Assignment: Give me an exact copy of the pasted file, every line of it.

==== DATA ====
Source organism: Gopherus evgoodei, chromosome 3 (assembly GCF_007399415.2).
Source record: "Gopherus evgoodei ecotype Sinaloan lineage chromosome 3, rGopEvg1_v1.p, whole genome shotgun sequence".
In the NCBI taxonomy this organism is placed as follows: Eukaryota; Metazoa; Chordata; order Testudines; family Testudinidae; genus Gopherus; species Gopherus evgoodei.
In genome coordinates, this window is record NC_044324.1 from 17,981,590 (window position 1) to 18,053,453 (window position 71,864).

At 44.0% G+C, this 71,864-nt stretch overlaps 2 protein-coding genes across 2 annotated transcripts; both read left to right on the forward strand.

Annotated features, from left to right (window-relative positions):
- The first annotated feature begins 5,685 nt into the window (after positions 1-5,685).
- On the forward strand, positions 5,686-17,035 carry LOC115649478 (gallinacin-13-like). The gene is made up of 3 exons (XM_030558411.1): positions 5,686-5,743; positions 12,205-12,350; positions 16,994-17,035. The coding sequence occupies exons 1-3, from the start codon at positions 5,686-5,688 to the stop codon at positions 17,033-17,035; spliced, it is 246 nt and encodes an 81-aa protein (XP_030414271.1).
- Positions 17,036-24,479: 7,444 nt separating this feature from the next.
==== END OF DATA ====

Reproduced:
Source organism: Gopherus evgoodei, chromosome 3 (assembly GCF_007399415.2).
Source record: "Gopherus evgoodei ecotype Sinaloan lineage chromosome 3, rGopEvg1_v1.p, whole genome shotgun sequence".
In the NCBI taxonomy this organism is placed as follows: Eukaryota; Metazoa; Chordata; order Testudines; family Testudinidae; genus Gopherus; species Gopherus evgoodei.
In genome coordinates, this window is record NC_044324.1 from 17,981,590 (window position 1) to 18,053,453 (window position 71,864).

At 44.0% G+C, this 71,864-nt stretch overlaps 2 protein-coding genes across 2 annotated transcripts; both read left to right on the forward strand.

Annotated features, from left to right (window-relative positions):
- The first annotated feature begins 5,685 nt into the window (after positions 1-5,685).
- On the forward strand, positions 5,686-17,035 carry LOC115649478 (gallinacin-13-like). The gene is made up of 3 exons (XM_030558411.1): positions 5,686-5,743; positions 12,205-12,350; positions 16,994-17,035. The coding sequence occupies exons 1-3, from the start codon at positions 5,686-5,688 to the stop codon at positions 17,033-17,035; spliced, it is 246 nt and encodes an 81-aa protein (XP_030414271.1).
- Positions 17,036-24,479: 7,444 nt separating this feature from the next.